This is first, because it’s straightforward. But being such a common, general goal—what’s a simple way to save? Force-feed your savings account by setting up recurring (e.g., monthly) automatic transfers from your checking to your savings.
Pay Down Debt
According to credit rating company Experian, consumer debt ballooned to a new high of $14.88 trillion in 2020. So paying down bills should be an urgent priority. How you repay debt may depend on the type of debt you have. For example, your range of debt may include credit card debt, your mortgage, car loan debt, student loan debt, etc. Figure out how much and what kind of debt you have.
Then, you’ll need a plan to repay. Experts suggest high-interest debt like credit card balances should be your priority, as this sort of debt is the most expensive and can snowball quickly. Also, it’s wise to pay off secured loans first so you don’t run the risk of losing your collateral.
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Because every borrower is different, there is no “right” way to pay off debt. If you’ve got more debt than you know how to handle, check out these loan repayment programs.
Prep Taxes Early
Now’s the time to get your documents in order. Review your W-4 withholding and adjust as needed. Consult your tax professional for guidance. As you get your W-2 or 1099 forms from anyone who paid you this year, organize them now, not April. Include any stimulus payment you received this year.
Stick to a Budget
Your budget can basically be constructed in five steps:
- Figure out your after-tax income. Include side jobs, alimony and other sources of income.
- Choose a budgeting plan. The best way to see where your money goes is to put it down on paper in columns. You can make your own spreadsheet in Excel, or download this handy budget worksheet (PDF).
- Track your monthly expenses. Here’s a great way to see exactly where your money goes every time you swipe your debit card, hit up the ATM, or make a retail purchase. Don’t forget to include utility bills, insurance payments, car payments, daycare expenses, food, dining out, and fun stuff, like new clothes or hobby items.
- Automate your savings. Pay yourself first. Make sure you put a percentage away into savings or your 401(k), and then pledge to live on what’s left.
- Revise your budget as needed. Things happen. Emergencies arise. Car repairs are inevitable. So your budget needs to be a little flexible, leaving some room for the unexpected.
Build an Emergency Fund
One important budget item that is often overlooked is an emergency fund. If your car conked out tomorrow, would you be able to pay for thousands of dollars in repairs or to replace it altogether? Or, if your spouse suddenly came down with a long-term illness and couldn’t work for several months, would you still be able to keep up with your bills?
If you have not made an emergency fund a priority, you’re not alone. According to a 2019 study by the U.S. Federal Reserve, about 37 percent of Americans said they would not have enough money to cover a $400 emergency expense. Instead, they would have to put it on a credit card and pay it off over time, borrow from friends or family, or simply not cover it at all.
While saving in an emergency fund may seem like a daunting task, if you set aside a little bit regularly, your money will build over time. For example, if you set aside $100 every paycheck in an emergency savings account—assuming you get paid bi-weekly— in just six months you would have $1,300.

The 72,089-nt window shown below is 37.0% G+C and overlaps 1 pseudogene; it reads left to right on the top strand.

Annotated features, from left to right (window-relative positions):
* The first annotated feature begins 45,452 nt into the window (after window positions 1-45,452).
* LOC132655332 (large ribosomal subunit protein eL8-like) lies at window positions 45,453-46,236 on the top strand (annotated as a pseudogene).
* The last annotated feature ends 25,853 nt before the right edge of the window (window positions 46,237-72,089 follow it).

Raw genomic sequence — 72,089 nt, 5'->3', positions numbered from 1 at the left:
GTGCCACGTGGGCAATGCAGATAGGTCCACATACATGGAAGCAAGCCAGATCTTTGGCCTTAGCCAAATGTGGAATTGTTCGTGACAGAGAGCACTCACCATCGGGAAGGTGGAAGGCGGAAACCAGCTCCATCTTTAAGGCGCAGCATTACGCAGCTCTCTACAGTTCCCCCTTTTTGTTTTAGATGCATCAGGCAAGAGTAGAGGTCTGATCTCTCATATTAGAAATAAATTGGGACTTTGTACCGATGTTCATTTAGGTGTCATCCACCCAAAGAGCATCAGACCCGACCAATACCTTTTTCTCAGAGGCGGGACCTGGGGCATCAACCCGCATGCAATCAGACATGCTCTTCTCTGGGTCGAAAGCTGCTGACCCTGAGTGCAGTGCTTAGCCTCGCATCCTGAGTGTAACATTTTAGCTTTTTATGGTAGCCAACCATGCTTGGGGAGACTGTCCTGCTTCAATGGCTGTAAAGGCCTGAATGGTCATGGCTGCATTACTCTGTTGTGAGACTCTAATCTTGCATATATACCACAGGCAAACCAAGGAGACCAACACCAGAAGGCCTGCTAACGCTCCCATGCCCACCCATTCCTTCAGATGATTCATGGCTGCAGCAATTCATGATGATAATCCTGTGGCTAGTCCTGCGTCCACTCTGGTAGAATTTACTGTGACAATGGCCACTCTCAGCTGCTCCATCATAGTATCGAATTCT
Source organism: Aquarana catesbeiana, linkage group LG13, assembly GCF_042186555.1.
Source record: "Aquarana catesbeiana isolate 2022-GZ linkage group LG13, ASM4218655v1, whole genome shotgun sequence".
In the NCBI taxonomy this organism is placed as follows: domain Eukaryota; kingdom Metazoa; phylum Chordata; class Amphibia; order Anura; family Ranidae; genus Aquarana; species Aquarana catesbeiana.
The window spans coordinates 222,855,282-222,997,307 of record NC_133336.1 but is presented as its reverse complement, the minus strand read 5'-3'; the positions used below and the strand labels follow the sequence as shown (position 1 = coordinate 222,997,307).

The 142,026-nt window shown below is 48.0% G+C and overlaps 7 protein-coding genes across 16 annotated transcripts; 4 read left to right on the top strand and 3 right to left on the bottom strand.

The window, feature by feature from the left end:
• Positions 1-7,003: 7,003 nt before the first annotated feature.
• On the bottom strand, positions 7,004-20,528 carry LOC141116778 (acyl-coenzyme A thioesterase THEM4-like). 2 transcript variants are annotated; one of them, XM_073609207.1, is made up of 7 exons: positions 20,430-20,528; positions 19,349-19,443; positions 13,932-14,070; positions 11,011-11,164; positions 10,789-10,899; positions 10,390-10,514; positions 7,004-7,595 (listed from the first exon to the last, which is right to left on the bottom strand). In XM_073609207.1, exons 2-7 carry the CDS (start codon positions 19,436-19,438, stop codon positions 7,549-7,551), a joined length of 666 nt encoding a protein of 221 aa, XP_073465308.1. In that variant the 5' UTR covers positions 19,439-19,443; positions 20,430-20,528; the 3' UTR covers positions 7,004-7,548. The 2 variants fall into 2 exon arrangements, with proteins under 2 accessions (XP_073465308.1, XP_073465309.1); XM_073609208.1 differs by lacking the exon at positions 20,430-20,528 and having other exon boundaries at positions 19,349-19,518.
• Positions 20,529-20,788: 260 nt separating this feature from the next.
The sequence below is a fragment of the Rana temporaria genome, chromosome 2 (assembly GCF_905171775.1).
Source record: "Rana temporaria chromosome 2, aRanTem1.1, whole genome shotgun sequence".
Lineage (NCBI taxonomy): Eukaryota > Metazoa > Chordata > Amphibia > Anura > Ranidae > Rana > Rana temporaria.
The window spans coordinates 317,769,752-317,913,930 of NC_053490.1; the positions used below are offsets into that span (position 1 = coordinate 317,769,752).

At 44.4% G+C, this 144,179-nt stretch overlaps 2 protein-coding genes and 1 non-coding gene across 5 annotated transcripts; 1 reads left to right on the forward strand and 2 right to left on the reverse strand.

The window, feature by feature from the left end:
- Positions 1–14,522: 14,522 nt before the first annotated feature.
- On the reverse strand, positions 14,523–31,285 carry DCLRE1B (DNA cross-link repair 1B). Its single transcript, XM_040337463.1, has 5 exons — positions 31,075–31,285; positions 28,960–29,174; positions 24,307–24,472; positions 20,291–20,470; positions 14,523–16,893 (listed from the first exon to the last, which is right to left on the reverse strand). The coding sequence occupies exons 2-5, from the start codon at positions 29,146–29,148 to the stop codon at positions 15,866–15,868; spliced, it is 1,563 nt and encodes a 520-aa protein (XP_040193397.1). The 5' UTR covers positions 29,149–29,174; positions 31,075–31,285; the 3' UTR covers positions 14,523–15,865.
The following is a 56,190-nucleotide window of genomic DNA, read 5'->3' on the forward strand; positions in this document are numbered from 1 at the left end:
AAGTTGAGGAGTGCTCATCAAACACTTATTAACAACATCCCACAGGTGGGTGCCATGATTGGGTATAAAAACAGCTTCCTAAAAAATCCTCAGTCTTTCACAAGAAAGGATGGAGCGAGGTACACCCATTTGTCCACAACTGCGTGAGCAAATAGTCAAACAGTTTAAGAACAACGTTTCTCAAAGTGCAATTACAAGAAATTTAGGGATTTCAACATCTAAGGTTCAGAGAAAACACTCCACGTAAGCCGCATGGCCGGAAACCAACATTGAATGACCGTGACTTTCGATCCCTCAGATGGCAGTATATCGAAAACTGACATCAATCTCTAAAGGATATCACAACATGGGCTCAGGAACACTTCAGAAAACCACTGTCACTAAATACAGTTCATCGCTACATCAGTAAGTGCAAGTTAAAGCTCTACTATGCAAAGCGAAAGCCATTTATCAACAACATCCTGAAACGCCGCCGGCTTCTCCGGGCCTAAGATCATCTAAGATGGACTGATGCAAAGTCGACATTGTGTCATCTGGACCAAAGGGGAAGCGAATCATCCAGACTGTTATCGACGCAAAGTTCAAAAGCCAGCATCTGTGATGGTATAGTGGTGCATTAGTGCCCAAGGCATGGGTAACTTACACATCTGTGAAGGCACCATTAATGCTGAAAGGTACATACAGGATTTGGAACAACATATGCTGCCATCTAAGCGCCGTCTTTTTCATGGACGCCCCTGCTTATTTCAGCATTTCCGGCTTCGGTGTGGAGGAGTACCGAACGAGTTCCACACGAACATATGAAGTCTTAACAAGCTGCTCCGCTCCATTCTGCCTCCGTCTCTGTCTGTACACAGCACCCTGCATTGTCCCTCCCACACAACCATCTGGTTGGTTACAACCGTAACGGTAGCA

Invest to Build Wealth
There’s no magic formula to accumulating wealth, but one tried and true strategy is to invest your money and stay invested.
Virtually every investment has some type of risk associated with it. The stock market rises and falls. An increase in interest rates can cause a decline in the bond market. No matter what you decide to invest in, risk is something you must consider.
One key to successful investing is managing risk while maintaining the potential for adequate returns on your investments. One of the most effective ways to help manage your investment risk is to diversify. Diversification is an investment strategy aimed at managing risk by spreading your money across a variety of investments such as stocks, bonds, real estate, and cash alternatives; but diversification does not guarantee a profit or protect against loss.
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Save for Retirement
If you’re not saving for the future, resolve to open up a retirement savings account in 2022. Once you do, take efforts to get on course so you can retire on time. Let the magic of compound interest to do its thing over the years. Behind on retirement savings? Here are some steps you could take in an effort to improve your prospects.
Consult a Financial Professional
If you’re not sure exactly what to do with your money in 2022 and beyond, a financial professional can help you review your financial situation and determine a strategy for your situation for the upcoming year.
Choose an independent, non-commissioned wealth advisor to help you consider the investment strategies, insurance options, cash management vehicles and other tools specific to your circumstances and goals. Select someone that operates with your best interests in mind, ensuring that the advice, recommendations and strategies are fully aligned with your objectives.
Resources: U.S. News & World Report L.P, Money Talks News